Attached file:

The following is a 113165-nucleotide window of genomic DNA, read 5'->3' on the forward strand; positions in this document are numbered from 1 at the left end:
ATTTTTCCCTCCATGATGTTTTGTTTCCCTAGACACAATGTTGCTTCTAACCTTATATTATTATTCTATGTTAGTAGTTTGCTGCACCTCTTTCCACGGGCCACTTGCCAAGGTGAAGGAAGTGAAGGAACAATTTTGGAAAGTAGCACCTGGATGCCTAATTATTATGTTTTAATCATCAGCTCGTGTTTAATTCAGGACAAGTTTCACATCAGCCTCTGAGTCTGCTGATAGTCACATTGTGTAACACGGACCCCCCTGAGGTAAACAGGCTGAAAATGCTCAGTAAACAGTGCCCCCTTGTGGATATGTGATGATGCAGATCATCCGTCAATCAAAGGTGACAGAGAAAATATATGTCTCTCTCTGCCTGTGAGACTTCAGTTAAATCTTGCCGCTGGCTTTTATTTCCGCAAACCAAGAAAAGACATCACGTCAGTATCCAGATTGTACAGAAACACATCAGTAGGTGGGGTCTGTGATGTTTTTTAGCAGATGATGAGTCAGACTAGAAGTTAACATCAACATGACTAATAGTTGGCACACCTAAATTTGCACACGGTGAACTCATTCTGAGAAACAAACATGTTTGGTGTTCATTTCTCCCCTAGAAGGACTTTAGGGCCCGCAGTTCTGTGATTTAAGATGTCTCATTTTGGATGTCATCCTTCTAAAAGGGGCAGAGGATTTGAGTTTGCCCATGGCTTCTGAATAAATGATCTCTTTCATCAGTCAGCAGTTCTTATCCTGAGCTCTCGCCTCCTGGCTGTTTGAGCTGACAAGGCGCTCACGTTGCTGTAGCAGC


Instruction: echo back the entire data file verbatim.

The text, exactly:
The following is a 113165-nucleotide window of genomic DNA, read 5'->3' on the forward strand; positions in this document are numbered from 1 at the left end:
ATTTTTCCCTCCATGATGTTTTGTTTCCCTAGACACAATGTTGCTTCTAACCTTATATTATTATTCTATGTTAGTAGTTTGCTGCACCTCTTTCCACGGGCCACTTGCCAAGGTGAAGGAAGTGAAGGAACAATTTTGGAAAGTAGCACCTGGATGCCTAATTATTATGTTTTAATCATCAGCTCGTGTTTAATTCAGGACAAGTTTCACATCAGCCTCTGAGTCTGCTGATAGTCACATTGTGTAACACGGACCCCCCTGAGGTAAACAGGCTGAAAATGCTCAGTAAACAGTGCCCCCTTGTGGATATGTGATGATGCAGATCATCCGTCAATCAAAGGTGACAGAGAAAATATATGTCTCTCTCTGCCTGTGAGACTTCAGTTAAATCTTGCCGCTGGCTTTTATTTCCGCAAACCAAGAAAAGACATCACGTCAGTATCCAGATTGTACAGAAACACATCAGTAGGTGGGGTCTGTGATGTTTTTTAGCAGATGATGAGTCAGACTAGAAGTTAACATCAACATGACTAATAGTTGGCACACCTAAATTTGCACACGGTGAACTCATTCTGAGAAACAAACATGTTTGGTGTTCATTTCTCCCCTAGAAGGACTTTAGGGCCCGCAGTTCTGTGATTTAAGATGTCTCATTTTGGATGTCATCCTTCTAAAAGGGGCAGAGGATTTGAGTTTGCCCATGGCTTCTGAATAAATGATCTCTTTCATCAGTCAGCAGTTCTTATCCTGAGCTCTCGCCTCCTGGCTGTTTGAGCTGACAAGGCGCTCACGTTGCTGTAGCAGC